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By Kate Wall

There was a time when we suddenly “discovered” native plants and native gardens become the rage. Unfortunately many of us didn’t really understand that a native garden, while it may be a low maintenance garden is certainly not a no-maintenance garden and over time native gardens gained a reputation for being wild and ugly.

The mistake however was on the part of the gardener, and not the wonderful native plants. Using native plants in a garden does not have to mean creating a bushland garden (unless you want to of course). Native plants can be appreciated in any style of garden and with greater knowledge of the incredible diversity of native plants available to us, comes great diversity of options for them in our gardens, and even includes the option for a native turf in Nara™ Zoysia macrantha ‘MAC03’ PBR.

There are of course many good reasons to grow natives in the garden. Attracting wildlife, especially birds, is a key reason. By growing native plants from our local area (known as indigenous plants) we will be providing a food source for local species. Native plants from other parts of Australia may also be providing food for wildlife but may not necessarily be the “best fit” for the local wildlife, so it is always a good idea if wildlife is your main reason for growing natives, to include as many local indigenous plants as possible.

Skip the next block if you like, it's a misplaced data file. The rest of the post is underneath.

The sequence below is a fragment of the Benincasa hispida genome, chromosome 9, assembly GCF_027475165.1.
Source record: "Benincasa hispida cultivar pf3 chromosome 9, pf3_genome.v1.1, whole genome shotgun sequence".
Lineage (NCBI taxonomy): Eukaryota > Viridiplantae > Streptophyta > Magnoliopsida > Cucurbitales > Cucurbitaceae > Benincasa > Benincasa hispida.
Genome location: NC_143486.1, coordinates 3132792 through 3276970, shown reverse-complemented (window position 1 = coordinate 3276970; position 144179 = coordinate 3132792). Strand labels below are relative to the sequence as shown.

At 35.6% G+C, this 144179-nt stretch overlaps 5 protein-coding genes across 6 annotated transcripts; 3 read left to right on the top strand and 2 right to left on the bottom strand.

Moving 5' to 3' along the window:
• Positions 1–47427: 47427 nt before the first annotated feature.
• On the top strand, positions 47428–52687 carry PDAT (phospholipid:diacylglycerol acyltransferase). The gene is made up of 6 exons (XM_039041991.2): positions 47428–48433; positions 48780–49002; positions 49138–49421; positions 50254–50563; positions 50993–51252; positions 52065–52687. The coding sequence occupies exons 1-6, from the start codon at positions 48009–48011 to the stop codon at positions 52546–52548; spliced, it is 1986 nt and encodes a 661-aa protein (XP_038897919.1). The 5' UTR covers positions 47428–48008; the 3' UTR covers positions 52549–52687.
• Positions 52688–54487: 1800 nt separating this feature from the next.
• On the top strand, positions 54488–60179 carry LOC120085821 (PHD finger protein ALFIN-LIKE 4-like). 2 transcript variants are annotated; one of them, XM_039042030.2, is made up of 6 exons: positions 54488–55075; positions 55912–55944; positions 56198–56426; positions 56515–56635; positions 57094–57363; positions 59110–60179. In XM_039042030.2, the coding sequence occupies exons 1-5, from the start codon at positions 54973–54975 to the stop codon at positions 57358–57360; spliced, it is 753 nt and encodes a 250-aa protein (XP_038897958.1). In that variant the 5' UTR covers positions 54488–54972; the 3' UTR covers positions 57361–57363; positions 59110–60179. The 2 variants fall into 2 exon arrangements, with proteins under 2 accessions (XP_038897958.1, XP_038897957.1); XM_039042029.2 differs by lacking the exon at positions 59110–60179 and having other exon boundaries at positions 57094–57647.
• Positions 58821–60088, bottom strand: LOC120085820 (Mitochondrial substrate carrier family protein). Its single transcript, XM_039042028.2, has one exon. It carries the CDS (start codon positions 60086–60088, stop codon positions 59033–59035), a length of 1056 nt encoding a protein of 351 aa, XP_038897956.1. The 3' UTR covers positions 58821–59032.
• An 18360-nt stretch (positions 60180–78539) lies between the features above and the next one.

Even if specifically attracting wildlife is not your primary aim for growing natives, it is a very valuable “side effect”. Our wildlife is under pressure through loss of habitat, so if we can offset that just a little by adding beautiful native plants to our gardens, then we should look again at the value of native plants to our gardens – from a gardener’s perspective. This is not just about being patriotic, many of our native plants are highly sought after overseas and for good reason – they are wonderful plants that look great in many different garden styles. There are natives suitable for every garden style, including flowering natives for cottage gardens (as below),

natives suited to compact hedging and shaping for formal gardens (as below),